Originally published in the International Herald Tribune

HONG KONG As a mysterious respiratory illness spreads and causes panic around the world, many here are wondering why didn't we know about this sooner.

Severe acute respiratory syndrome, known as SARS, appears to have claimed its first victims last November in Guangdong Province in southern China. Yet because the Chinese government's first reaction was to attempt to suppress that information, tracking the spread of the disease within and from China has been difficult.

While many countries provided updated statistics on SARS and similar cases to the World Health Organization, China has until recently been less than cooperative. As a result, the WHO has criticized China's handling of the crisis.

Some Chinese officials have denied that a problem exists, however. One Shanghai city health official reportedly criticized foreign journalists for documenting the existence of SARS cases in the city, even though nurses at a local hospital confirmed the presence of patients with symptoms of the ailment.

In China, so-called negative news is seen as harmful to society and to China's image. Officials believe that allowing information about the viral disease to circulate could contribute to social instability. Yet suppressing information, particularly when health issues are concerned, can be fatal.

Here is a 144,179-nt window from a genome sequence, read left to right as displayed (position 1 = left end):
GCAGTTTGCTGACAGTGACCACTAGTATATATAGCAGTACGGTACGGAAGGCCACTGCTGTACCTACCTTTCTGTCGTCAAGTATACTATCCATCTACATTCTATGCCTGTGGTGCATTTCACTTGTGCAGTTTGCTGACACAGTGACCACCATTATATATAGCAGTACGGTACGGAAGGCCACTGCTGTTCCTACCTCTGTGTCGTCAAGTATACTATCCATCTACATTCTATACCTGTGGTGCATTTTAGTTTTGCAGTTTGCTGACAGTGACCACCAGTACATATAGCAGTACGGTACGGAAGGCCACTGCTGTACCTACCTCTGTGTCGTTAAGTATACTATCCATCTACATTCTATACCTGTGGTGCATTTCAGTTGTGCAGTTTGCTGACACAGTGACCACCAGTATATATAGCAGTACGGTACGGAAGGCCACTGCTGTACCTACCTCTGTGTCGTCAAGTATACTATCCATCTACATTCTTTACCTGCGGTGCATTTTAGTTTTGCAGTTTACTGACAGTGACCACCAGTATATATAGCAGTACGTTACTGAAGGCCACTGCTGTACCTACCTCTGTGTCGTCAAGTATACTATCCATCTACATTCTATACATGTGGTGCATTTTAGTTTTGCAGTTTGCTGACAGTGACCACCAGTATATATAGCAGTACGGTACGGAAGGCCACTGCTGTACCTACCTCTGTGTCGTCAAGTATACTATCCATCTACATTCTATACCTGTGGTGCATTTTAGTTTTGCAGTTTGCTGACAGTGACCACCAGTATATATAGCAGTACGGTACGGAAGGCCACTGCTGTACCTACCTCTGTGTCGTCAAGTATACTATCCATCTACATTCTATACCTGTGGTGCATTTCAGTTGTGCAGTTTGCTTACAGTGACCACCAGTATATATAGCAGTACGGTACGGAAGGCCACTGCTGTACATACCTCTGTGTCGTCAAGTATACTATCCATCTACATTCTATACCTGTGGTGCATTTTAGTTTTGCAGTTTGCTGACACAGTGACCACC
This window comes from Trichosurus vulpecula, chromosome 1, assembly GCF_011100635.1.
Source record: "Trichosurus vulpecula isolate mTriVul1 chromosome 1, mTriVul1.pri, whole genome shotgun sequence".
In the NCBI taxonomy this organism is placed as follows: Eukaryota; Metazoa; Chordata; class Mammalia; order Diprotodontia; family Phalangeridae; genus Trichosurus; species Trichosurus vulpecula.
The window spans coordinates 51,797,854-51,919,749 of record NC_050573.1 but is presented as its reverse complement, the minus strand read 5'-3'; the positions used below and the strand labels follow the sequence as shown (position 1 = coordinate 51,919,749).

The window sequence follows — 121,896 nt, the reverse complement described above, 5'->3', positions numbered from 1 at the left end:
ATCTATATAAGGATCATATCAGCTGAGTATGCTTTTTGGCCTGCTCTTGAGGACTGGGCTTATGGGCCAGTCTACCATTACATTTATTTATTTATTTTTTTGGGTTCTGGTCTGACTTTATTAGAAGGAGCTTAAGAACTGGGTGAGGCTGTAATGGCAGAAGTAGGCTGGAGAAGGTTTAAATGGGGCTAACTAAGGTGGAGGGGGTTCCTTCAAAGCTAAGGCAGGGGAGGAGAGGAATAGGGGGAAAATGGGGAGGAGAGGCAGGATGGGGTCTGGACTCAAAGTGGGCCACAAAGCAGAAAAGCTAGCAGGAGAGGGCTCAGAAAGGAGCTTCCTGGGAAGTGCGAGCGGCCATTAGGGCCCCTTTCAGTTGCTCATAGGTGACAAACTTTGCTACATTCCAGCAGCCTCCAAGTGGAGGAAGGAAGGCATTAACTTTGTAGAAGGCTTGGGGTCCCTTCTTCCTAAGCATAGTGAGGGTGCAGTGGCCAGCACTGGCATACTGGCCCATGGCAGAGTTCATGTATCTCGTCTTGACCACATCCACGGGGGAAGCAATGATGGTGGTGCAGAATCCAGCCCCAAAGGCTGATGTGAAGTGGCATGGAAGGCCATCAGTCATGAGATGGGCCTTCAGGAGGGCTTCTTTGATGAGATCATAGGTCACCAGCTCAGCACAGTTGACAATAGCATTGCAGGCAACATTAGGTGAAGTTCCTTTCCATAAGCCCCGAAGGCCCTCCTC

Information is typically kept on a short leash in authoritarian regimes. The official Chinese media has oscillated between chasing the SARS story and remaining conspicuously silent. Stories that do appear tend to praise China's handling of the crisis.

Lack of reliable information in the media may have contributed to rampant rumors on the Internet in China. Rumors about the disease and possible cures - vinegar, herbal remedies - were circulated in Internet chat rooms, leading to mass buying and shortages of those items. When authoritarian regimes curb the flow of information, the Internet can provide an unofficial source - but it can also contribute to the spread of false notions and panic.

This isn't the first time that an information clampdown in China has exacerbated a health crisis. In the late 1990s, the AIDS virus began to spread through Henan Province in central China. Poor families were selling infected blood to raise money, contributing to the spread of the virus. Yet the crisis did not come to world attention until 2001, when overseas news media began to investigate.

Meanwhile, Chinese media reporting on the subject was curtailed. Local officials denied stories about AIDS even when Beijing began to acknowledge that infection was a serious problem. Although stories on AIDS now appear in the official media, Beijing still does not have an accurate picture of how many people nationwide are infected with the AIDS virus.

Much has been made of the way official restrictions on information are used to buttress China's authoritarian system. Yet information is crucial not just to democratization, but to basic human rights and health.

A freer flow of information and a more critical media in China would help sustain economic growth and strengthen prospects for democracy. The global spread of SARS shows that they could also help to save lives - both in China and abroad.